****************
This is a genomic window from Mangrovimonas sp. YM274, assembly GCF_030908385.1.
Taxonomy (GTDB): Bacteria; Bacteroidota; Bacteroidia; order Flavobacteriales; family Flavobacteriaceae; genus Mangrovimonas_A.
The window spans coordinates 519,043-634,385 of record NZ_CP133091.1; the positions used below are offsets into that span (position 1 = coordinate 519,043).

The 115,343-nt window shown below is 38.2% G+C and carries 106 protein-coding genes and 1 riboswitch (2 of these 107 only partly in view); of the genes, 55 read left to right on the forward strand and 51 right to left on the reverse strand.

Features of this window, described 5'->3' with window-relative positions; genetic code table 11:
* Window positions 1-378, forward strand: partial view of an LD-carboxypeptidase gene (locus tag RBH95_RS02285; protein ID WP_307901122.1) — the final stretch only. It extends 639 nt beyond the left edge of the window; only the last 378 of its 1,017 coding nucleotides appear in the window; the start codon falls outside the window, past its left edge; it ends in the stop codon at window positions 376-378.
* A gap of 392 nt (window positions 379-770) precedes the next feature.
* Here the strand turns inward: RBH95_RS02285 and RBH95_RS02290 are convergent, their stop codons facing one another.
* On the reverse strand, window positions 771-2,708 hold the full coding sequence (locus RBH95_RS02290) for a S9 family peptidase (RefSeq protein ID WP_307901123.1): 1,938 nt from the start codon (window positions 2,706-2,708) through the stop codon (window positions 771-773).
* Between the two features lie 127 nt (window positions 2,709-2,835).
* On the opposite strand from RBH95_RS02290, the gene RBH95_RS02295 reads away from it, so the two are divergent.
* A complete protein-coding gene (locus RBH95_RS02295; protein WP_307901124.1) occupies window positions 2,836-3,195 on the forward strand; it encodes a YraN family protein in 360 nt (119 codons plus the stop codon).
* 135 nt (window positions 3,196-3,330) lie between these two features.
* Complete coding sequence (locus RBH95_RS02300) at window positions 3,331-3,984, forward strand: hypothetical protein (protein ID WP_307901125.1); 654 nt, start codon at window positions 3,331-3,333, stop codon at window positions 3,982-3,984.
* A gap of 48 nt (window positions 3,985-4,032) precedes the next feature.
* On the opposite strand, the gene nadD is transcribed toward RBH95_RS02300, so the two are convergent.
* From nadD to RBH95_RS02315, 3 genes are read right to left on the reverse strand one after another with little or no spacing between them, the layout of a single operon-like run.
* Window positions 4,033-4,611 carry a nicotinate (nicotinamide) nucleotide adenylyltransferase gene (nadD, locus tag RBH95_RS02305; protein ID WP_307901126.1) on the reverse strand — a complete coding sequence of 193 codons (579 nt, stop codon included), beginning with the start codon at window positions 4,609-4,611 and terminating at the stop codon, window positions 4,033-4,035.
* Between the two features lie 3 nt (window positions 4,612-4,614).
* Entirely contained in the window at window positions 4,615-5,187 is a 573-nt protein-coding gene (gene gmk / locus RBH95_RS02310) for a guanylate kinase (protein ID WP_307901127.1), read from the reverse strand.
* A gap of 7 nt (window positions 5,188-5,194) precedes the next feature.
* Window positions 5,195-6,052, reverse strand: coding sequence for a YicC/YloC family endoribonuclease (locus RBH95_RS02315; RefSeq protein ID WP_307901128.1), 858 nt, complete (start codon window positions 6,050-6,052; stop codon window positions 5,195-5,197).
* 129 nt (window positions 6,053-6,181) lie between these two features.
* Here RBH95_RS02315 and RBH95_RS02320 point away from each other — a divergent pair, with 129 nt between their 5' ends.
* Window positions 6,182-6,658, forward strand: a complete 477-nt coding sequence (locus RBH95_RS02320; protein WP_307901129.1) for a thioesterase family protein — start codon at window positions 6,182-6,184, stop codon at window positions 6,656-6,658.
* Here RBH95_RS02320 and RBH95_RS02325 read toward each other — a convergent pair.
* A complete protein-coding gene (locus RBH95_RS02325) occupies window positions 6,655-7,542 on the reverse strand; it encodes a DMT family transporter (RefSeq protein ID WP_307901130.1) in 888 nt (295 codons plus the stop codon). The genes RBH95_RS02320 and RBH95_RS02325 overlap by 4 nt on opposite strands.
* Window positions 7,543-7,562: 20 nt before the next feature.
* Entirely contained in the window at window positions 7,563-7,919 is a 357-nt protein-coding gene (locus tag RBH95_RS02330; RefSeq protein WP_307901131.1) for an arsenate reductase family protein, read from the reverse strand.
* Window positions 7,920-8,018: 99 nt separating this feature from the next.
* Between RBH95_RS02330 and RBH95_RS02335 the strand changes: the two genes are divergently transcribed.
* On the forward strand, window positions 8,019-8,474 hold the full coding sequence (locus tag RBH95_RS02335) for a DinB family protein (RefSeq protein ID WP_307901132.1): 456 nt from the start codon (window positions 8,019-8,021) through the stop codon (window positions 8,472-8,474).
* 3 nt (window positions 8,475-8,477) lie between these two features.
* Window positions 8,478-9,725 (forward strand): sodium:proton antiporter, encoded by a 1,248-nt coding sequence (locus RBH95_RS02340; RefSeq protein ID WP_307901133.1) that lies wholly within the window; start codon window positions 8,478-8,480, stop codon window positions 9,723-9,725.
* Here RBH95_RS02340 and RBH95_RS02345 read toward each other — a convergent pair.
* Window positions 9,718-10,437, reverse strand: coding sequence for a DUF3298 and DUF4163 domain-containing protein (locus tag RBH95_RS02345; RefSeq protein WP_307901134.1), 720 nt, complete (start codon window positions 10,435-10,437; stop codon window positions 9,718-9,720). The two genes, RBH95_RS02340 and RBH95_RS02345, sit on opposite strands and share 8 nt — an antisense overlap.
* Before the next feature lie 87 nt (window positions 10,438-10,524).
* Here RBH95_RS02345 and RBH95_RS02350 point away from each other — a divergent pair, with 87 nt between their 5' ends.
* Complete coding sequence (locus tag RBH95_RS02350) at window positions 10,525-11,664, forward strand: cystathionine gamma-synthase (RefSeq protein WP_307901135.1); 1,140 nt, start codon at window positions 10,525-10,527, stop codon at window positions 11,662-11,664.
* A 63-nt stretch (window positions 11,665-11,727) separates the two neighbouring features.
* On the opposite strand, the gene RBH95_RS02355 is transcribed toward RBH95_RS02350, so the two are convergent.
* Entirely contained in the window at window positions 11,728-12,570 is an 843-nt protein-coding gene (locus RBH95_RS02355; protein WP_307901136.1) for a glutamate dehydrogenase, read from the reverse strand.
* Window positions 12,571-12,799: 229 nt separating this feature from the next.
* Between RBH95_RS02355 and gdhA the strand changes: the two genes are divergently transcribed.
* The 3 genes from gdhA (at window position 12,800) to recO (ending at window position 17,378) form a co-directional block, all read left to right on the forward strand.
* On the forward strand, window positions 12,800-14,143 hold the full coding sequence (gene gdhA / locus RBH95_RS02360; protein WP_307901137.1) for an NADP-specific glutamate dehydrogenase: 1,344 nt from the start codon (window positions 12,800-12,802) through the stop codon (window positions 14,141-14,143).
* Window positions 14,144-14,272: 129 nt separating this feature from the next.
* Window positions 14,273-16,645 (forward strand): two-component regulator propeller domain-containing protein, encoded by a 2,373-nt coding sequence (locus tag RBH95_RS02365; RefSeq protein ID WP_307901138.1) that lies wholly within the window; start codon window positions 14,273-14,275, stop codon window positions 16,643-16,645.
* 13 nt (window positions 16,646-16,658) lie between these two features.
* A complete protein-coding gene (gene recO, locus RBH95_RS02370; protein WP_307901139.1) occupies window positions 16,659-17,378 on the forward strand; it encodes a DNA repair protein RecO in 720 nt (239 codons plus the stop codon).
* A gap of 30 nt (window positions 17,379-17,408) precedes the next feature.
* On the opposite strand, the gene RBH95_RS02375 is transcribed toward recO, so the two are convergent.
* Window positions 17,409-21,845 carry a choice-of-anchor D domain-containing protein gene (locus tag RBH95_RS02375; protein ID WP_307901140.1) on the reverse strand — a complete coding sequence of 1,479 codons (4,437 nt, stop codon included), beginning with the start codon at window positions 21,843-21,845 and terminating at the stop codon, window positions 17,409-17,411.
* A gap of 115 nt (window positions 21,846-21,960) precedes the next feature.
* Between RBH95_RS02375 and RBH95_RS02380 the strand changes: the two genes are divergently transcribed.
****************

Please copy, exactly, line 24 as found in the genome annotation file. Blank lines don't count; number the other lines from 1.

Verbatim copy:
* Here RBH95_RS02315 and RBH95_RS02320 point away from each other — a divergent pair, with 129 nt between their 5' ends.